In a recent article Gregory and Barrett1 state that the Keewatin and Timiskaming are approximately or completely contemporaneous. They further state that their contention is supported by the order of the pre-Paleozoic succession in Scotland as well as by that in several areas in Canada. Probably without fully appreciating the magnitude of the problems confronting the worker in the Canadian Shield, where the formations are so highly metamorphosed, and the Keewatin-Timiskaming areas, that have been studied in detail, are so widely separated from one another without connecting links, these writers give somewhat the impression that the Canadian classification of the older pre-Cambrian rocks is in a state of confusion.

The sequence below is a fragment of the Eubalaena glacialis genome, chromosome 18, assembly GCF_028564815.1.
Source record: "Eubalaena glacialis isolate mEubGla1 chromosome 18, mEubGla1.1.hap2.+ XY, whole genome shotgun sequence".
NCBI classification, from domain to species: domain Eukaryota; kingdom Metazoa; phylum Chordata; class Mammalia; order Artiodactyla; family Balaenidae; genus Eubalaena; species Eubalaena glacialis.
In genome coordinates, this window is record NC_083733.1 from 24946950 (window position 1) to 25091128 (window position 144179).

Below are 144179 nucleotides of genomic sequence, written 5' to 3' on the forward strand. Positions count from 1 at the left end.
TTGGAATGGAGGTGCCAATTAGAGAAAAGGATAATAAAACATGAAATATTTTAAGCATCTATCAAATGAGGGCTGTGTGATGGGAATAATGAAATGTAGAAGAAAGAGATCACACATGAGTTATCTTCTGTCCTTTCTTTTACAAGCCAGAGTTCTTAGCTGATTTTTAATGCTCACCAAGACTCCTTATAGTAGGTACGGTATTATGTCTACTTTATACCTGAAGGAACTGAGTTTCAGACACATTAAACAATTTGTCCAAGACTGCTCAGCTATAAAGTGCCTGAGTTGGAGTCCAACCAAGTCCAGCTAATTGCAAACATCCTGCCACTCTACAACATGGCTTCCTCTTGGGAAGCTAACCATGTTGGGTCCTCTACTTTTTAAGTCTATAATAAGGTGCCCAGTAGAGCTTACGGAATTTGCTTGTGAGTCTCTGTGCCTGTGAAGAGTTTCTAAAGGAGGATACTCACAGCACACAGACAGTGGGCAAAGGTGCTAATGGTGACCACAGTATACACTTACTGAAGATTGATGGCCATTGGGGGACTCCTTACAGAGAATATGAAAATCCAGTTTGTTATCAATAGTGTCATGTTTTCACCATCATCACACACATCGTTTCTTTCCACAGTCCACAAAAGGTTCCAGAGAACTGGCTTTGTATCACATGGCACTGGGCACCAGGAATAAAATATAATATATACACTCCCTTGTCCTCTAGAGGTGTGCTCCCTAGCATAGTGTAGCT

In some areas in the Canadian Shield there is difficulty in distinguishing volcanic rocks which are more or less common to these two series or systems, but in most areas there is a fairly distinct break between them. This break . . .